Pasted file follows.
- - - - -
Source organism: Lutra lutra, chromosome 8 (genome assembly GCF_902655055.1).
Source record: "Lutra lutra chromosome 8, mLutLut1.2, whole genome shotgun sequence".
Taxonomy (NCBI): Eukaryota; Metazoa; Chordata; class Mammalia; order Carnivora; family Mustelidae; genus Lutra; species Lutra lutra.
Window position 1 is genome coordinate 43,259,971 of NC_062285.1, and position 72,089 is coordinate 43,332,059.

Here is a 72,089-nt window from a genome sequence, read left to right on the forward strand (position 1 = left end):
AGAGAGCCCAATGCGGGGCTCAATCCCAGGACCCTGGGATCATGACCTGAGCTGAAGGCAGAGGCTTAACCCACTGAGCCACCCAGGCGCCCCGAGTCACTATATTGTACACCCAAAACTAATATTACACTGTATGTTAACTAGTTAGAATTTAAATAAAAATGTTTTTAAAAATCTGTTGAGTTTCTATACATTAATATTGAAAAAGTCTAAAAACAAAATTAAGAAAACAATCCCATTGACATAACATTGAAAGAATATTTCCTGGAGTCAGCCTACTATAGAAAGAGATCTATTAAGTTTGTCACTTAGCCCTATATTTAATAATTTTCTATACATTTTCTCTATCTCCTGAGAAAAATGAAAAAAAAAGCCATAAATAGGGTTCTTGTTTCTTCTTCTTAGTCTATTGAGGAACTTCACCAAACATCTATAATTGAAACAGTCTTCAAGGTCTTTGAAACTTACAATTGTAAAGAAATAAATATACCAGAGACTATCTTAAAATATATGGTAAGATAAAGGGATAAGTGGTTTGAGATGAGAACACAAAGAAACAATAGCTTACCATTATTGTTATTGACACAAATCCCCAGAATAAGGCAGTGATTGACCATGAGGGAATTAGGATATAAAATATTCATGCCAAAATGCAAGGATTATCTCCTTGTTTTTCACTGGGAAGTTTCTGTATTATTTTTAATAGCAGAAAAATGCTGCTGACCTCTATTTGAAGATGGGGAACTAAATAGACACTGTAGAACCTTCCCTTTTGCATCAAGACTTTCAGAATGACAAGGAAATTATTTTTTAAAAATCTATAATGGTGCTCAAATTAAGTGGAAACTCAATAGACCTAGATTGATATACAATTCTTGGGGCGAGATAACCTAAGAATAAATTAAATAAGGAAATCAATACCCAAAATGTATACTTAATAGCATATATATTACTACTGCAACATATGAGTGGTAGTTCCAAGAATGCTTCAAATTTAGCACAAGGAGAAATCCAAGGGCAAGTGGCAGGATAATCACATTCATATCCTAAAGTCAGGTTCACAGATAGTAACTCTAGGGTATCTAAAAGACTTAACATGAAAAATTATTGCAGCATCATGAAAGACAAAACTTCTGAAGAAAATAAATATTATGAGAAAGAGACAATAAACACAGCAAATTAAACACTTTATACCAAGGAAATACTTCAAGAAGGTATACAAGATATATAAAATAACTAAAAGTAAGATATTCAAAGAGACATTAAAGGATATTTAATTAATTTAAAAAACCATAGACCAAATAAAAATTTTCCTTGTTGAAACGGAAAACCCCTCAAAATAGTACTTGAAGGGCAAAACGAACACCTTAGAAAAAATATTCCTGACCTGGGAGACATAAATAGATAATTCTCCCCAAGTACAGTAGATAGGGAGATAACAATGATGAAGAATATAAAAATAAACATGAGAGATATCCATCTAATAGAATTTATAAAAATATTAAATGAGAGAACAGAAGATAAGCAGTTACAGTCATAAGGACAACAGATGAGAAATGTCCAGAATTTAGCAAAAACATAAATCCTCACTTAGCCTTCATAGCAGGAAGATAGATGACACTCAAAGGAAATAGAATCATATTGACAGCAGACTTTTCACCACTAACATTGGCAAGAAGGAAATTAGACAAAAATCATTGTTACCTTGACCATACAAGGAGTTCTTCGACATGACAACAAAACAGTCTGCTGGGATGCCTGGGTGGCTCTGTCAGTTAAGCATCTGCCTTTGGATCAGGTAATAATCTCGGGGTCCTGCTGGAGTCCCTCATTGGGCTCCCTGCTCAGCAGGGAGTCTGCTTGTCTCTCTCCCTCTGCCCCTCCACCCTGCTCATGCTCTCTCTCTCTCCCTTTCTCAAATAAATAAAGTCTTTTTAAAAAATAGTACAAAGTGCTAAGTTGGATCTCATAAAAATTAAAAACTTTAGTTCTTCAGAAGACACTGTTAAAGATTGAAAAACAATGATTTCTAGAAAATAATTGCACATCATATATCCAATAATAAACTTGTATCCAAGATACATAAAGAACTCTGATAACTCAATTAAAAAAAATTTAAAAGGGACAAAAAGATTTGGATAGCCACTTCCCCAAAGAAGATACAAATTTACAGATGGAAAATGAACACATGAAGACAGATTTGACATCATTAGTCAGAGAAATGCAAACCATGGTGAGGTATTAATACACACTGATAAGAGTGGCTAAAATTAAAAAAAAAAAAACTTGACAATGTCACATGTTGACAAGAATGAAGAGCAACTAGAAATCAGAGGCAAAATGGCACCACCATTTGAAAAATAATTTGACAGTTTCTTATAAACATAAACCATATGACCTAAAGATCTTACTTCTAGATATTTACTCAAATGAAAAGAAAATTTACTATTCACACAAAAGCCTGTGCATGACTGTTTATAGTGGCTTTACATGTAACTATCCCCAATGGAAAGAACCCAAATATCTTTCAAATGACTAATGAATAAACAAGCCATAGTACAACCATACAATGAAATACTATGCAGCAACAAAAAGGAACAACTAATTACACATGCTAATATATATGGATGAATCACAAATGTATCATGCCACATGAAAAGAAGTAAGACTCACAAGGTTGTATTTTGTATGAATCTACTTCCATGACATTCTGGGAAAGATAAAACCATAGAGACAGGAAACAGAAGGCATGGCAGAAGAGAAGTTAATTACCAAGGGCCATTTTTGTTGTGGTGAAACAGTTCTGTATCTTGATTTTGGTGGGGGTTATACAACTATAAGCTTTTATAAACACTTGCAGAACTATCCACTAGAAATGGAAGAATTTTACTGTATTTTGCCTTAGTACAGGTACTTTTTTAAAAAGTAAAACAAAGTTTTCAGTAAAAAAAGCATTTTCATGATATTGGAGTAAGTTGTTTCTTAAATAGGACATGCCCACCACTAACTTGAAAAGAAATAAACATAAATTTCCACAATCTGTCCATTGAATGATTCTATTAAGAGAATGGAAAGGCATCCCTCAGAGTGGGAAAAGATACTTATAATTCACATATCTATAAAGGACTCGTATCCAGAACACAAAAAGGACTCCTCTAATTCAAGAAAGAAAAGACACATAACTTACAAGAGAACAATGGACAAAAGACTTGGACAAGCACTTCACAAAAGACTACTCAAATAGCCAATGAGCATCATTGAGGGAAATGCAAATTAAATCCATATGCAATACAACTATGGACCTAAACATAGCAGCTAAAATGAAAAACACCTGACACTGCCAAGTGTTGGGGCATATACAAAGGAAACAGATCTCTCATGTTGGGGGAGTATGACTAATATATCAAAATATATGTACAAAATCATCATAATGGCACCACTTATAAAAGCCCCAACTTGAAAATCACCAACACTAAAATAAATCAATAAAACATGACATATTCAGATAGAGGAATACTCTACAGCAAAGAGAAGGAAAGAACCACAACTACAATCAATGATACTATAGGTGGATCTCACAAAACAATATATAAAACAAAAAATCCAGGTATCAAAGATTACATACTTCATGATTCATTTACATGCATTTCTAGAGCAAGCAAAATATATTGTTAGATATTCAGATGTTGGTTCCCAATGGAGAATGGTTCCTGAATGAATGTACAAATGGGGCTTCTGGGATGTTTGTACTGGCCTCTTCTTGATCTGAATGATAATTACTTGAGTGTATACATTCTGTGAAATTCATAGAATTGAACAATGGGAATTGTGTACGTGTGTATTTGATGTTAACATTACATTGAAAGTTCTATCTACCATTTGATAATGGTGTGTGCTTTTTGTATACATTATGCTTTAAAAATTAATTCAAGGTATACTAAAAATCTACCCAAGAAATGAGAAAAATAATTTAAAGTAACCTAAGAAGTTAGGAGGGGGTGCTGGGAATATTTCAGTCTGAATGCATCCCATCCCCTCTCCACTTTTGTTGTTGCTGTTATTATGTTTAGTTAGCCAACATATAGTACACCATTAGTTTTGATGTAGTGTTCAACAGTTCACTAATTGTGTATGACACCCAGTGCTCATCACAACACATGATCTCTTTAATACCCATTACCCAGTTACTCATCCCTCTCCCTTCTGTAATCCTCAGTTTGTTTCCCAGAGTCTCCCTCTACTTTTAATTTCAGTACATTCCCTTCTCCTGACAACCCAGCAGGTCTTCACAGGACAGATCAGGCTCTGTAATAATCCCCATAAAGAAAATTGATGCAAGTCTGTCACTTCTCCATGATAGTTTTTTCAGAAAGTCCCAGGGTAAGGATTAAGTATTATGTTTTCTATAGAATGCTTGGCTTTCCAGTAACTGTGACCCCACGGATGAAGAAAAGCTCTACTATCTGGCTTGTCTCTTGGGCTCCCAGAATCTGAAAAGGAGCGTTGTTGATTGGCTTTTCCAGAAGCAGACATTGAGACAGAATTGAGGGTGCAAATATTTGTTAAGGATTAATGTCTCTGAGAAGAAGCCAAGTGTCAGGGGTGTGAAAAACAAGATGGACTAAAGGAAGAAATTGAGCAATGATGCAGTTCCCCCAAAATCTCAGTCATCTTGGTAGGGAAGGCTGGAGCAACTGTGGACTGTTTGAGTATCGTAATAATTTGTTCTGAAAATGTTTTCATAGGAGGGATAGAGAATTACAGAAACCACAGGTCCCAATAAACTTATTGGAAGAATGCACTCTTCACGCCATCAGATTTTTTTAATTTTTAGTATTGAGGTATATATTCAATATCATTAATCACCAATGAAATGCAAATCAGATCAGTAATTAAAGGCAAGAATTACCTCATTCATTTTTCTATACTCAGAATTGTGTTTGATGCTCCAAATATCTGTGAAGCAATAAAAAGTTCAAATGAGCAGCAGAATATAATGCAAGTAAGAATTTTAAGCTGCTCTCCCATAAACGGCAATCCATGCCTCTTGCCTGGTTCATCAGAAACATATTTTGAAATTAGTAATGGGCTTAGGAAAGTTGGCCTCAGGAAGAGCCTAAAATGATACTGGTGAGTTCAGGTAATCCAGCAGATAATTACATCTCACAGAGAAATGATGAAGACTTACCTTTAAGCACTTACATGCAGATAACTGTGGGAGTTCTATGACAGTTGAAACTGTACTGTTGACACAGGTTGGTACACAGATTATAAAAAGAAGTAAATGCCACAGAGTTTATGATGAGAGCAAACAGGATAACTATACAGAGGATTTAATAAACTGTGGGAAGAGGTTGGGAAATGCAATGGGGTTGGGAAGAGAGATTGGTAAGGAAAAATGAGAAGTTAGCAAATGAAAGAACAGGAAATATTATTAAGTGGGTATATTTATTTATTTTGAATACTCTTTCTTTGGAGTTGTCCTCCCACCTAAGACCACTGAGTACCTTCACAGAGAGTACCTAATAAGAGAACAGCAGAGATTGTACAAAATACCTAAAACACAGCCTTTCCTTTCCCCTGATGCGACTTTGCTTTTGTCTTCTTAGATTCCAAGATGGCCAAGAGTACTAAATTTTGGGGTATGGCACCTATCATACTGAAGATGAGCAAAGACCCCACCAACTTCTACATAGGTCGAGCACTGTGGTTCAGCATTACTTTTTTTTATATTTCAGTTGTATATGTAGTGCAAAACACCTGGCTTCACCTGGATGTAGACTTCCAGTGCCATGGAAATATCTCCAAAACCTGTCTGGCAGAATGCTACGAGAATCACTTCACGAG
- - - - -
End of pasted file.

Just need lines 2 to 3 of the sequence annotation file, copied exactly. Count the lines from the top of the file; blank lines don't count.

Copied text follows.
Source record: "Lutra lutra chromosome 8, mLutLut1.2, whole genome shotgun sequence".
Taxonomy (NCBI): Eukaryota; Metazoa; Chordata; class Mammalia; order Carnivora; family Mustelidae; genus Lutra; species Lutra lutra.